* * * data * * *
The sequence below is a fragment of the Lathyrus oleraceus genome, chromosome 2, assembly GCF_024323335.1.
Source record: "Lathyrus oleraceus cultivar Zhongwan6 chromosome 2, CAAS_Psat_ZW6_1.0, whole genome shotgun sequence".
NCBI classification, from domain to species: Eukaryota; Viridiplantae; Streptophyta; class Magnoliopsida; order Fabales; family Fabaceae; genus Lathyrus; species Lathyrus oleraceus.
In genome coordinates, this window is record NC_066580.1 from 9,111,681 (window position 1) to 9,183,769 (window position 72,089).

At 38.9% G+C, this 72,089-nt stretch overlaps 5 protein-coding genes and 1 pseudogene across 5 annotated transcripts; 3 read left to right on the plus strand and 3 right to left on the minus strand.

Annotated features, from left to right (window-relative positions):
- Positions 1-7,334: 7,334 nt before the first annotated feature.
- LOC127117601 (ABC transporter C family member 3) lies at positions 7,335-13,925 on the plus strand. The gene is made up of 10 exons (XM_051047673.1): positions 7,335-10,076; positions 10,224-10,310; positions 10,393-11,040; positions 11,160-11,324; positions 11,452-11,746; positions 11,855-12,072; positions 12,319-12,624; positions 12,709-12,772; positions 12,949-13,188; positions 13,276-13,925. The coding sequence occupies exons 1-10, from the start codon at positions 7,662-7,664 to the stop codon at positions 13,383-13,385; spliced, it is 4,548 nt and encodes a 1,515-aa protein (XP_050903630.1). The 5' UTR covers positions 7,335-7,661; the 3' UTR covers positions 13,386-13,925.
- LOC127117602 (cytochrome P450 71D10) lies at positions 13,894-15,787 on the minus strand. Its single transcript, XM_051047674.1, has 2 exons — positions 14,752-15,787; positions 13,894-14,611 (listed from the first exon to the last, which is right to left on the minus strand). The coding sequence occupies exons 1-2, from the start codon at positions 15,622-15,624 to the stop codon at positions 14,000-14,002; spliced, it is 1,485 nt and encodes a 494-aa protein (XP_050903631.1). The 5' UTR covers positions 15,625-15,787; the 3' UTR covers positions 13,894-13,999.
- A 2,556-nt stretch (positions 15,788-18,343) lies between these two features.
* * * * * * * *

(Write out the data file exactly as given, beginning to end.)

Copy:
The sequence below is a fragment of the Lathyrus oleraceus genome, chromosome 2, assembly GCF_024323335.1.
Source record: "Lathyrus oleraceus cultivar Zhongwan6 chromosome 2, CAAS_Psat_ZW6_1.0, whole genome shotgun sequence".
NCBI classification, from domain to species: Eukaryota; Viridiplantae; Streptophyta; class Magnoliopsida; order Fabales; family Fabaceae; genus Lathyrus; species Lathyrus oleraceus.
In genome coordinates, this window is record NC_066580.1 from 9,111,681 (window position 1) to 9,183,769 (window position 72,089).

At 38.9% G+C, this 72,089-nt stretch overlaps 5 protein-coding genes and 1 pseudogene across 5 annotated transcripts; 3 read left to right on the plus strand and 3 right to left on the minus strand.

Annotated features, from left to right (window-relative positions):
- Positions 1-7,334: 7,334 nt before the first annotated feature.
- LOC127117601 (ABC transporter C family member 3) lies at positions 7,335-13,925 on the plus strand. The gene is made up of 10 exons (XM_051047673.1): positions 7,335-10,076; positions 10,224-10,310; positions 10,393-11,040; positions 11,160-11,324; positions 11,452-11,746; positions 11,855-12,072; positions 12,319-12,624; positions 12,709-12,772; positions 12,949-13,188; positions 13,276-13,925. The coding sequence occupies exons 1-10, from the start codon at positions 7,662-7,664 to the stop codon at positions 13,383-13,385; spliced, it is 4,548 nt and encodes a 1,515-aa protein (XP_050903630.1). The 5' UTR covers positions 7,335-7,661; the 3' UTR covers positions 13,386-13,925.
- LOC127117602 (cytochrome P450 71D10) lies at positions 13,894-15,787 on the minus strand. Its single transcript, XM_051047674.1, has 2 exons — positions 14,752-15,787; positions 13,894-14,611 (listed from the first exon to the last, which is right to left on the minus strand). The coding sequence occupies exons 1-2, from the start codon at positions 15,622-15,624 to the stop codon at positions 14,000-14,002; spliced, it is 1,485 nt and encodes a 494-aa protein (XP_050903631.1). The 5' UTR covers positions 15,625-15,787; the 3' UTR covers positions 13,894-13,999.
- A 2,556-nt stretch (positions 15,788-18,343) lies between these two features.